In addition to the available information, the Balance Institute conducted questionnaires and in-depth interviews with hundreds of people (330 in total), the results of which provide the main reasons for emigration: financial problems and the higher salary available abroad; lack of available jobs, difficulties in finding a job; the opportunity to see the world, have an adventure and learn about other cultures; language learning, professional development, gaining work experience abroad and the unpredictable future, lack of legal certainty in Hungary and economic uncertainties that make life difficult for businesses. The majority of survey respondents consider life abroad better than life at home in terms of both personal life and work. For the most part, they have no problems following the rules, they fit in well, they feel valued at work and they feel comfortable at work.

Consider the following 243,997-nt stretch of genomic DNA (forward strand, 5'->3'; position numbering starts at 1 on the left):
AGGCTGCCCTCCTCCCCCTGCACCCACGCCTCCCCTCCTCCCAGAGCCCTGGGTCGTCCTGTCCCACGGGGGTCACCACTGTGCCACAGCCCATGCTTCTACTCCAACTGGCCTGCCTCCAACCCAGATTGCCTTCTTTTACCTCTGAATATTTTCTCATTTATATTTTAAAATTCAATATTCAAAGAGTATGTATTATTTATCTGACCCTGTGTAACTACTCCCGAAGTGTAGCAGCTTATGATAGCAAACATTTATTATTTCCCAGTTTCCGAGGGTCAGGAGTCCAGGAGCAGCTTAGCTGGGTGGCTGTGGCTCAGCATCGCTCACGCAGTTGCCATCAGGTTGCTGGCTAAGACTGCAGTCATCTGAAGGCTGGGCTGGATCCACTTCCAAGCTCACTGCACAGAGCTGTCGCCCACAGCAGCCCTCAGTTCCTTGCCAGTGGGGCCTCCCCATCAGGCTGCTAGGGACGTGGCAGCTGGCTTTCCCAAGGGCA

Research shows that visible emigration has both positive and negative benefits. For example, the social welfare system is not burdened by those who live away from home, but they do not contribute to its maintenance. If people from oversupplied occupations go abroad, it improves the matching problem, but if people who are more productive go (and they usually are), domestic productivity is impaired. There is also a positive effect in terms of remittances: since 2013, Hungarians working abroad have sent home an average of 2-3% of GDP per year, which is comparable to the amount of EU funds paid to Hungary. In 2016, remittances were the largest, reaching 3.6% of GDP. In terms of knowledge, emigration can be a disadvantage because education at home is used abroad, but workers returning home can enrich the domestic economy with the knowledge they have acquired abroad.

Go home, Hungarian!